Two of the most important categories in social science are the categories of happiness and unhappiness. When I say “happiness and unhappiness”, I mean the same thing as when I say “satisfaction and dissatisfaction” or “pleasure and pain” or “agreeable and disagreeable” or “desirable and undesirable”, etc. I mean the general notion that any given state of affairs can be either acceptable or agreeable to me on the one hand, or it can be unacceptable or disagreeable to me on the other hand. An unacceptable or disagreeable state of affairs is one that I desire to change.
In common speech, the category pair happiness/unhappiness may have a distinctly different meaning from the category pair satisfaction/dissatisfaction. However, when I refer to the category pair happiness/unhappiness or satisfaction/dissatisfaction, I am referring only to what these two category pairs have in common. One category (happiness or satisfaction) refers to a state of affairs that is acceptable to me and that I have no desire to change. One category (unhappiness or dissatisfaction) refers to a state of affairs that is unacceptable to me and that I desire to change. By the terms “happiness” and “unhappiness” I am referring to this general or universal notion.
Happiness and Unhappiness as Categories of Consciousness
In the common conception, we consider happiness and unhappiness to be characteristics of objects (i.e., characteristics that apply at a given time and place to a specific entity). Typically, happiness and unhappiness are conceived as characteristics of human bodies, meaning, happiness and unhappiness are conceived as distinct experiences occurring within the space occupied by human bodies. A person—a specific entity in a specific location—may feel happy or unhappy. Happiness and unhappiness are located with, or within, that person; we cannot find happiness and unhappiness in the sand.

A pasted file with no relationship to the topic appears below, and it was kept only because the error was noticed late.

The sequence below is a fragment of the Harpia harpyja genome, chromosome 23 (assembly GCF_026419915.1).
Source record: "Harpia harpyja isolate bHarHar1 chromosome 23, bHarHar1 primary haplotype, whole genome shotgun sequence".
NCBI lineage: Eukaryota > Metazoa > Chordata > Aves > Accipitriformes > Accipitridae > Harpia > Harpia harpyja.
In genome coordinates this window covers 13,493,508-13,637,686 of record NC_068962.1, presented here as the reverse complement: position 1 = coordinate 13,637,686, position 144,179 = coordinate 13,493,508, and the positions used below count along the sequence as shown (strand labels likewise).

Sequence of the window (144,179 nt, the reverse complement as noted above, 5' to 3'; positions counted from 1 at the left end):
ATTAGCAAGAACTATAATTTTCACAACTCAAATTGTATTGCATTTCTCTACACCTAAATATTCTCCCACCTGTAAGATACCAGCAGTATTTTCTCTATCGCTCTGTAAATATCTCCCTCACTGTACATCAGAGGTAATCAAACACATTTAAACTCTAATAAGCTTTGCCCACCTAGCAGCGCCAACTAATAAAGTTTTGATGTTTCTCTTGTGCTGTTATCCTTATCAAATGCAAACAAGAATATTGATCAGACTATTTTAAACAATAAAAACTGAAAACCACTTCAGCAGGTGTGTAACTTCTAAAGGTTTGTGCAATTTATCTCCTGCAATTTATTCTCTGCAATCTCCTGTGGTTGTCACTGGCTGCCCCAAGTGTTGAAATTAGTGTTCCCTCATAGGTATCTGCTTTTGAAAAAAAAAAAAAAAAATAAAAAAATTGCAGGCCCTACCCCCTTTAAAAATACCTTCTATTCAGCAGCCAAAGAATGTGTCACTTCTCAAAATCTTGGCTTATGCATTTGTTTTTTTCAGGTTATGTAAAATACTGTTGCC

However, it is also possible to consider happiness and unhappiness “categories of consciousness.” Instead of the conception that happiness and unhappiness are characteristics of things, we can assume that happiness and unhappiness are categories of our perception. If we assume that happiness and unhappiness are categories of consciousness—part of the structure of how we experience and perceive things—then this has far-reaching implications for social theory. It means that we can find happiness and unhappiness in the sand.
The conception of happiness and unhappiness as categories of consciousness means that our consciousness is structured in such a way that every conscious experience entails a happiness and unhappiness aspect. If my consciousness is constituted of the categories happiness and unhappiness, this means that my every differentiable conscious experience and activity is constituted of these categories.
In the common, every-day conception, I may feel happy or unhappy, and I feel so within the confines of my own physical, bodily enclosure. Likewise, the other people I observe may feel happy or unhappy, and they feel so within the confines of their own physical, bodily enclosures. Additionally, there are objects such as rocks, trees, and metal coins, that I observe and that simply “exist.” There is no happiness or unhappiness to be found in the spaces occupied by these objects.